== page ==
Anyway, every yearly late February/early March trip to San Diego, I go a little crazy with the flowers. Bogenvelia, Bird of Paridise, Hibiscus, Pepper Tree, and all the annuals planted around buildings! I mean! Perhaps I can be forgiven since at home I am enduring the next to last month of winter (which, to be honest, has its own charms): it has been along time since I saw flowers in any quantity, and it is still weeks away from the first crocus in the yard (sometime after the feet of snow and ice melts). Flowers in February are, so to speak, a sight for sore eyes. At least for me.
In 11 years, it has only once before been totally rainy during a San Diego Birding Festival, but this is a strong second. California certainly needs the rain, and I will not begrudge them a drop. I just took my umbrella out yesterday morning for some wet flower shots. This Hibiscus is growing on the grounds of the Comfort Inn where I am staying. I mean, is that red or what? (And you can count on Bird of Paradise to follow!)
Sony NEX 3NL with 16-50mm zoom. Macro Mode. ISO 320 @ 1/160th @ f5. 45mm equivalent. Processed in Snapseed on the Samsung Galaxy Note 10.1 2014.
Yesterday, I took my, by now, traditional Sunday Photo and Snowy Owl prowl up along the coast as far as Biddeford Pool. I only found one owl, and never got close enough for a photo, but when I got to Fortunes Rocks, the sea was so amazingly wild that I had to park and take a series of photos. A stormy sea is not an easy thing to catch in an image. You can not capture the wind-in-your-teeth feeling, or the sound…and certainly not the emotional thrill, the primal surge of adrenaline, that always straightens our spines even as it sends shivers up and down, when we stand on the edge (the safe edge most often) of disaster. Still, the waves from Saturday’s storm passing offshore were as big as I have seen along this coast, a strong off-shore wind was blowing the tops back into plumes, and the sun was just at the angle to bring out the green highlights in the water as it rose. Altogether impressive.
Samsung Smart Camera WB800F. Processed in Snapseed on the Samsung Galaxy Note 10.1 2014. Collages assembled in PixlrExpress.
The leaves that are falling now, in mid-September, are that dull brown of leaves that have died of simple old-age. The brilliance of frost killed leaves is still several weeks away. Still a little scene like this is a clear reminder that the summer is about to go out in its usual New England blaze of glory. That is a little of what I have captured here, but of course the image is really about the play of light over the various textures and the reflected patterns in the moving water. 🙂
Samsung Smart Camera WB250F in Rich Tone mode (in-camera HDR). Processed in Snapseed on the Nexus 7.
This is an 180 degree plus sweep panorama from the shores of Back Creek where it meets the Mousam River, a few hundred yards from where the Mousam meets the sea. As you can see, I was there digiscoping, but I got distracted by the sky. 🙂 I never really get tired of watching the camera paint the image one line at a time as I sweep the camera around. There is a technological magic to it, and I can not argue with the results!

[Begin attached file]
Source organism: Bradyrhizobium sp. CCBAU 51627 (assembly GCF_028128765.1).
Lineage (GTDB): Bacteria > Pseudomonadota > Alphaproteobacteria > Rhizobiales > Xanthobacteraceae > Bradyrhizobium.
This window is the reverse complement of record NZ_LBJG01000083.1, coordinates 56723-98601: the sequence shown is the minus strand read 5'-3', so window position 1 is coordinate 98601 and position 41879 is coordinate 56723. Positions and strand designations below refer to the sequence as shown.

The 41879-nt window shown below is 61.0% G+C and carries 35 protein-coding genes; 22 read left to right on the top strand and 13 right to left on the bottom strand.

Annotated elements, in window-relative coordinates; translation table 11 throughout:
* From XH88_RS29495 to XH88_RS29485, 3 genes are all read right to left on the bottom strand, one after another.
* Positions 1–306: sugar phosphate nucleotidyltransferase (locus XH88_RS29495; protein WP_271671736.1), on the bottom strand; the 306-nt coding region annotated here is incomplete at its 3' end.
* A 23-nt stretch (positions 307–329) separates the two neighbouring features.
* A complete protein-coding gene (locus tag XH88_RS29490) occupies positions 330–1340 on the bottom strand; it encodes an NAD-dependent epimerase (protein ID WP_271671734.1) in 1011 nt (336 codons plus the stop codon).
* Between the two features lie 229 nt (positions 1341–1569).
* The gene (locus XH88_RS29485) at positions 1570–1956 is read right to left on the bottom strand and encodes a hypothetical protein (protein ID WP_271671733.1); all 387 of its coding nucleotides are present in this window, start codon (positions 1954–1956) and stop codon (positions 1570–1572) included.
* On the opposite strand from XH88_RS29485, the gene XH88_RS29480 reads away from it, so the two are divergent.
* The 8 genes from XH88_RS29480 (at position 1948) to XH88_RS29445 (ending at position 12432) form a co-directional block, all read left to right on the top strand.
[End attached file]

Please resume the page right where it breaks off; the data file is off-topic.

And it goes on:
Samsung Smart Camera WB250F in Panorama mode. Processed in Snapseed, on the Google Nexus 7 2013. (You really should see it full sized…click on the image to enlarge it to the width of your screen.)
Not exactly England in its native state as this is the very managed landscape of a golf resort, but the sky at least is all England. 🙂 And who can resist an upturned boat in such a display?
This is a vertical sweep panorama from the Samsung Smart Camera WB250F. A normal 24mm shot would end about halfway up the tree at the right on the skyline. I certainly do enjoy the options sweep panorama brings!
Processed in PicSay Pro and Photo Editor on the 2013 Nexus 7.
I return frequently to the little stretch of the Batson River protected by the Kennebunkport Land Trust as Emmons Preserve. It is a peaceful spot where the sound of the water descending over rock ledges soothes the soul and let’s the spirit surface. Or so it does for me.
This is an in-camera HDR from the Samsung Smart Camera WB750F. Since the camera has no flip out LCD I had to hold the camera low and shoot blind. It required some trial and error, but the stream, though running musically, was not going anywhere, and I had time. 🙂
Processed on the 2013 Nexus 7 in PicSay Pro.
The Batson River makes a long loop through Emmons Preserve, with many pools, overhanging rock ledges, tumbling falls, and gentle stretches of water reflecting trees. It is really an amazingly varied stretch of river considering it can’t be more than a quarter mile of it included in the Preserve. This is one of the far pools, beyond the main, and most visited, section of the trail. The river splits here, with the main channel rushing through a narrow gap between standing stones, and a smaller side channel feeding this still pool. I love the play of light here, and the ripples leading out to the still water with its reflections and lily pads. Perhaps because of the depth and the odd angle, it has a kind of abstract feeling to it.
Samsung Smart Camera WB250F in Rich Tone (HDR) mode. Processed in PicSay Pro on the Samsung Galaxy S4. Auto Enhance by Google+ Photos.